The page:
As US stocks hit record highs, a 1962 Ferrari 250 GTO offered by RM Sotheby's sold in Monterey, California on Saturday for a record $48.4 million - the highest price ever fetched at auction, and 25% higher than the previous record set in 2014 when a 1963 model sold for $38.1 million (a 1963 250 GTO reportedly sold in October 2013 for $52 million in a private transaction, however).
The seller, early Microsoft employee Greg Whitten, bought the car in 2000 when similar Ferraris were selling for around $10 million, according to Bloomberg. Whitten made out like a bandit.
And while markets are hitting record highs after a decade of taxpayer-fueled economic recovery, investors with the means and wherewithal to sink their money into Ferraris instead of the S&P 500 did far better, according to the Hagerty Ferrari price index which reveals that the majority of gains occurred between 2013 and 2015.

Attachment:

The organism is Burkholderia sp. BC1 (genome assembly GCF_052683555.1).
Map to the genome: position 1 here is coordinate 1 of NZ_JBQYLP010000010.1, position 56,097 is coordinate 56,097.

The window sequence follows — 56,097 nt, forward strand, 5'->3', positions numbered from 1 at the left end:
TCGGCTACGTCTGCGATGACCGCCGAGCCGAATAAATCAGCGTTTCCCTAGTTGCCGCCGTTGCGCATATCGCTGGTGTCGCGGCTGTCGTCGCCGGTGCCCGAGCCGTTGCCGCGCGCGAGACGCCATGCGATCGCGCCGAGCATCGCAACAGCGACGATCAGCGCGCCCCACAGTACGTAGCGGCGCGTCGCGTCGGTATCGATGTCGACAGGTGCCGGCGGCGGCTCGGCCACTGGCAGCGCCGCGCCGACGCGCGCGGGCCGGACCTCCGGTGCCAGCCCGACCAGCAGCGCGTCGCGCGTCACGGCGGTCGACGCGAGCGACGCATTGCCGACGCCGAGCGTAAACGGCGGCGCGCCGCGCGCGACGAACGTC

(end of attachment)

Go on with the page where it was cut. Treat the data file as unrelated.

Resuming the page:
Even with dividends reinvested, Ferraris commanded a faster increase in value than listed U.S. companies since the end of 2009. Gains on the iconic car, though, have largely petered out over the last three years and U.S. stocks have outperformed. -Bloomberg
Making the case that high-end buyers are still willing to pony up in a frothy market, Bloomberg highlights the December 2017 sale of a Leonardo Da Vinci painting for $450 million (bought by Saudi crown prince Mohammed bin Salman, as it turns out), the most ever for a piece of fine art.
Their takeaway? Watch out:
It all shows market watchers should probably be getting worried, says Shane Oliver, a Sydney-based investment strategist at AMP Capital Investors Ltd., who wrote his PhD thesis on efficiency in markets and asset bubbles. -Bloomberg
"Exuberance is back in a big way," Oliver said. "The fact that people are paying record amounts for Ferraris and paintings and share markets are at record highs causes me to be a little bit more cautious"
Since most people can't exactly afford to invest in a $48.4 million Ferrari, much less insure it and god forbid even drive it - here are some more pictures of the recent sale via RM Sotheby's.
And just in case Ferraris aren't your thing, there's always a gold lambo!